The Musings Of An Opinionated Sod [Help Me Grow!]


Creativity Without Bruises And Scars Is Not Great Creativity …

A while back – when I was running The Kennedys – I told the guys about how hard it is to make great work.

Ironically, the issue was less about the expression of creativity – though there is always difficulties in that – but in actually getting your precious idea through all the gatekeepers/processes/people without it being impeded, diluted or impacted.

Now don’t get me wrong, being pushed to be better is always good, but it appears we now live in times where the goal of others seems to be the reverse.

Sanitization.

Blandness.

Ego/Career management.

Or as my dear friend George once said:

“Creativity today is a client going to the doctor, telling them their expertise is wrong and then prescribing their own medicine.”

Of course people are entitled to their opinion.

Of course ad industry creativity needs to be commercial creativity.

But right now, it appears many clients version of ‘commercial’ is to either communicate what they want people to care about [regardless if they care about it, or believe it] or to say things where absolutely no one can ever be offended because what they want to communicate makes beige look bold.

And because adland – or should I say some within adland – has sold the value of creativity down the river in favour of making fees from process and production, the entire industries ‘creativity’ is being called into question.

What has happened to wanting to make work that makes culture take notice?

What has happened to wanting to making work others wished they had made?

What has happened to wanting to make work that changes entire categories?

Yes, I know there are some that still fly the flag of great work – but not many and not always consistently – and what’s worse is that we, as an industry, have contributed to this situation but what really gets to me … what really pisses me off … is that I feel we are continuing to pander to the wishes and demands of the organisations we are supposed to help, the organisations who – for whatever reason – are undermining our industries value and long-term future.

I’m not saying we should be arrogant.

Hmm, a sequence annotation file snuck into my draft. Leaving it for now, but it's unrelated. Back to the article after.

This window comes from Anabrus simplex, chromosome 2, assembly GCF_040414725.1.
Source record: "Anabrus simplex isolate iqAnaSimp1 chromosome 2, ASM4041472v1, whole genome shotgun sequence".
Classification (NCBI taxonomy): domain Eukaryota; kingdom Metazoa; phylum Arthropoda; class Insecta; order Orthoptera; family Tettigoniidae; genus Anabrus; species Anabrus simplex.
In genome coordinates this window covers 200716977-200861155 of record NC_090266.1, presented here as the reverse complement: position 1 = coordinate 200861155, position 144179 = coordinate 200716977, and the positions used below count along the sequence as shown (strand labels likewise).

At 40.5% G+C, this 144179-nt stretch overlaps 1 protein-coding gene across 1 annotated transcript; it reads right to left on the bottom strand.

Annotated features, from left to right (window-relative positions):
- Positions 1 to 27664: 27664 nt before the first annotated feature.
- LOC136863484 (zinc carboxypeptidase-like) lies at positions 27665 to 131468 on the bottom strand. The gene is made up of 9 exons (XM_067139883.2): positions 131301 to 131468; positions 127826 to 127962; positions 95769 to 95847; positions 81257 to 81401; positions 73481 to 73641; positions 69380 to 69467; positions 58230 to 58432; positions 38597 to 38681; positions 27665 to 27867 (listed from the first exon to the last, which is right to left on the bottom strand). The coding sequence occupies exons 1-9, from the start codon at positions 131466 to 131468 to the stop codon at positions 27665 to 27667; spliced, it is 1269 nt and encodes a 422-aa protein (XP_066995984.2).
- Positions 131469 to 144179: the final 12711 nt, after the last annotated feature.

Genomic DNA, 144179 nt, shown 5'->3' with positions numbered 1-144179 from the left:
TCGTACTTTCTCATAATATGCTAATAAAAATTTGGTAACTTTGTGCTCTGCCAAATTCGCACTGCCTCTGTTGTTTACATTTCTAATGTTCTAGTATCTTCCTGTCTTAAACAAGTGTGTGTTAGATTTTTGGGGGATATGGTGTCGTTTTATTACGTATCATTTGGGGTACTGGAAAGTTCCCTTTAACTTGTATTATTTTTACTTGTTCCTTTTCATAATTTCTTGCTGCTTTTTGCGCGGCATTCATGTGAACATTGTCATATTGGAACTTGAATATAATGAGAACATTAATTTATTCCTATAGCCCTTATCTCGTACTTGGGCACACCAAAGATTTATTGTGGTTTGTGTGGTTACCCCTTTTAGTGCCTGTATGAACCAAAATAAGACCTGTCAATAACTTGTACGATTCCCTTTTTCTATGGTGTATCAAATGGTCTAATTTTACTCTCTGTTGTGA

Or rude.

Or forget why clients hire us.

But come on, why be a doctor when we let the patient diagnose themselves, which is why I absolutely loved this piece by the phenomenal Dave Trott.

At the beginning of this post, I wrote about how I had taught The Kennedy’s that great creativity doesn’t come without bruises and scars … well, if we still want to stand a chance of making the work that shows how brilliant we can be, then we better be prepared to fight harder for it, because being the punching bag is hurting everyone … us, our clients, our audiences.

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Social Media That Is Actually Social …

For a long time I’ve had a problem with social media.

Actually I should rephrase that …

For a long time I’ve had a problem with people who claim social media is all that matters.

Part of it is because too many companies have approached it as free media.

Part of it is because too many agencies have approached it like it’s a magazine.

Part of it is because ultimately, everything can be social, not just things on certain platforms.

And that’s why, for all the hype it gets, the amount of social media campaigns that have actually been truly social [as in, gained traction and awareness beyond their core audience eco-system] is relatively small.

Please note I’ve said ‘campaigns’, not one-off tweets … which, apart from the fact the idea of a ‘campaign’ on social is kind of an oxymoron … makes it even smaller.

And then if you add ‘successful’ to that group of criteria, it gets even smaller … with arguably only Ice Bucket Challenge and #MeToo being worthy of acclaim, which, let’s not forget, were both causes dedicated to righting human wrongs.

Which is why I have fallen in love with this social media campaign from Doncaster County Council for naming their 2 new grit-spreading trucks.

Please read it.

Read all of it.

I know it’s super-long but I guarantee you will love it.

Every single line and suggestion.

For me, it’s single-handedly the best social media campaign of 2017.

No, seriously … because a conversation from Doncaster County Council about their Road Gritters achieved over seven million impressions in 48 hours.

Seven. Bloody. Million.

I love this campaign for so, so many reasons.

I love that they treated their audience with a brain.

“We would like your name suggestions for two of our new gritting vehicles, please. Keep em clean and be original – we’d prefer not to spend the next few days trawling through responses of Gritty McGritface and Gary Gritter. 🙄”

I love that the people running it were empowered to respond to negative comments with wit and focus rather than – as is the norm – to back down and beg for forgiveness when someone challenges them.

“For those who say the council shouldn’t be wasting their money on this, we say getting the community interested and engaged in how their town runs is a good thing”

I love there mischief and humor with lines including …

“When you look at your grandchildren, what side of history do you want to tell them you were on? #DoncasterGrittingWorldCup”

But most of all, I love that one of the winning names was …

Gritsy Bitsy Teeny Weeny Yellow Anti-Slip Machiney

… proving there is justice in the World.

Yet again, we see a campaign from an organisation that doesn’t have ‘social media experts’ dictating their approach being more successful than the output of an entire industry who claim to be the most informed people in their field.